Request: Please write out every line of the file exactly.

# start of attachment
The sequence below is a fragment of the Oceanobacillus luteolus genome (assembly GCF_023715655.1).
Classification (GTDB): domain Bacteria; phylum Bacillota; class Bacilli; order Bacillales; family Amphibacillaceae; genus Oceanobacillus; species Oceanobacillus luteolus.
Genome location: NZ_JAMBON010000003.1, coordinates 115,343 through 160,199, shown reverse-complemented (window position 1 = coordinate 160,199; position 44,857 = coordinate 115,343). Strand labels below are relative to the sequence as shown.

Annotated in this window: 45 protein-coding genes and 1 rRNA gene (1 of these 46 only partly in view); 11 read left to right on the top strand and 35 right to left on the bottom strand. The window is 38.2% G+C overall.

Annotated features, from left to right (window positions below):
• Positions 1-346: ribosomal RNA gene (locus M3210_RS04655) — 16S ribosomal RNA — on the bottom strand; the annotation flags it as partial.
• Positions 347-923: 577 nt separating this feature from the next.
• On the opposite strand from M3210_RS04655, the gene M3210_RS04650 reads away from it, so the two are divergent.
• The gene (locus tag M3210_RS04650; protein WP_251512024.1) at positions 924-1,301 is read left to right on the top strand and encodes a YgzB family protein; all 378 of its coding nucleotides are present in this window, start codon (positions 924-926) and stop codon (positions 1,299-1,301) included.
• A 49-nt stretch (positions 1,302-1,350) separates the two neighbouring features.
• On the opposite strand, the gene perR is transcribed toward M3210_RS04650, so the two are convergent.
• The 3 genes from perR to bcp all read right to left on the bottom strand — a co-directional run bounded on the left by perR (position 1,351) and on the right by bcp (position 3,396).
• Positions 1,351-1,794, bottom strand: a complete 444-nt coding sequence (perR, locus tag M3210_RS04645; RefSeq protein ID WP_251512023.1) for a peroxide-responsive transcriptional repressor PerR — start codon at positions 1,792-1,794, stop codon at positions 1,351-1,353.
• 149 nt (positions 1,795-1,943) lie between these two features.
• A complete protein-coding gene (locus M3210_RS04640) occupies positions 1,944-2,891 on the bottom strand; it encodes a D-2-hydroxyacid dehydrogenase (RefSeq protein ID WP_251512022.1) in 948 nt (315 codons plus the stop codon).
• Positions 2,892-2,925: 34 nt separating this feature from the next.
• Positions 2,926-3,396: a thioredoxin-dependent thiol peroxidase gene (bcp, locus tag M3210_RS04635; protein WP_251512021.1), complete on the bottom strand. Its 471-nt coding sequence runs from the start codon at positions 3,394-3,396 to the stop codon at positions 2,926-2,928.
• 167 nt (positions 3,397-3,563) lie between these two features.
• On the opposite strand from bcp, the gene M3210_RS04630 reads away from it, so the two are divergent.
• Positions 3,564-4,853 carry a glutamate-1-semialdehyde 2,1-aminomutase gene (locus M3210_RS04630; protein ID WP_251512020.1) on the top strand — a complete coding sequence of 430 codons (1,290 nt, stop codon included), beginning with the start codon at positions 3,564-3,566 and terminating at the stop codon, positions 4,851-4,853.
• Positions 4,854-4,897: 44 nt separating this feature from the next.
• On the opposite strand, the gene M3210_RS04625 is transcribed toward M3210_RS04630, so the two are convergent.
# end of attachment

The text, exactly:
The sequence below is a fragment of the Oceanobacillus luteolus genome (assembly GCF_023715655.1).
Classification (GTDB): domain Bacteria; phylum Bacillota; class Bacilli; order Bacillales; family Amphibacillaceae; genus Oceanobacillus; species Oceanobacillus luteolus.
Genome location: NZ_JAMBON010000003.1, coordinates 115,343 through 160,199, shown reverse-complemented (window position 1 = coordinate 160,199; position 44,857 = coordinate 115,343). Strand labels below are relative to the sequence as shown.

Annotated in this window: 45 protein-coding genes and 1 rRNA gene (1 of these 46 only partly in view); 11 read left to right on the top strand and 35 right to left on the bottom strand. The window is 38.2% G+C overall.

Annotated features, from left to right (window positions below):
• Positions 1-346: ribosomal RNA gene (locus M3210_RS04655) — 16S ribosomal RNA — on the bottom strand; the annotation flags it as partial.
• Positions 347-923: 577 nt separating this feature from the next.
• On the opposite strand from M3210_RS04655, the gene M3210_RS04650 reads away from it, so the two are divergent.
• The gene (locus tag M3210_RS04650; protein WP_251512024.1) at positions 924-1,301 is read left to right on the top strand and encodes a YgzB family protein; all 378 of its coding nucleotides are present in this window, start codon (positions 924-926) and stop codon (positions 1,299-1,301) included.
• A 49-nt stretch (positions 1,302-1,350) separates the two neighbouring features.
• On the opposite strand, the gene perR is transcribed toward M3210_RS04650, so the two are convergent.
• The 3 genes from perR to bcp all read right to left on the bottom strand — a co-directional run bounded on the left by perR (position 1,351) and on the right by bcp (position 3,396).
• Positions 1,351-1,794, bottom strand: a complete 444-nt coding sequence (perR, locus tag M3210_RS04645; RefSeq protein ID WP_251512023.1) for a peroxide-responsive transcriptional repressor PerR — start codon at positions 1,792-1,794, stop codon at positions 1,351-1,353.
• 149 nt (positions 1,795-1,943) lie between these two features.
• A complete protein-coding gene (locus M3210_RS04640) occupies positions 1,944-2,891 on the bottom strand; it encodes a D-2-hydroxyacid dehydrogenase (RefSeq protein ID WP_251512022.1) in 948 nt (315 codons plus the stop codon).
• Positions 2,892-2,925: 34 nt separating this feature from the next.
• Positions 2,926-3,396: a thioredoxin-dependent thiol peroxidase gene (bcp, locus tag M3210_RS04635; protein WP_251512021.1), complete on the bottom strand. Its 471-nt coding sequence runs from the start codon at positions 3,394-3,396 to the stop codon at positions 2,926-2,928.
• 167 nt (positions 3,397-3,563) lie between these two features.
• On the opposite strand from bcp, the gene M3210_RS04630 reads away from it, so the two are divergent.
• Positions 3,564-4,853 carry a glutamate-1-semialdehyde 2,1-aminomutase gene (locus M3210_RS04630; protein ID WP_251512020.1) on the top strand — a complete coding sequence of 430 codons (1,290 nt, stop codon included), beginning with the start codon at positions 3,564-3,566 and terminating at the stop codon, positions 4,851-4,853.
• Positions 4,854-4,897: 44 nt separating this feature from the next.
• On the opposite strand, the gene M3210_RS04625 is transcribed toward M3210_RS04630, so the two are convergent.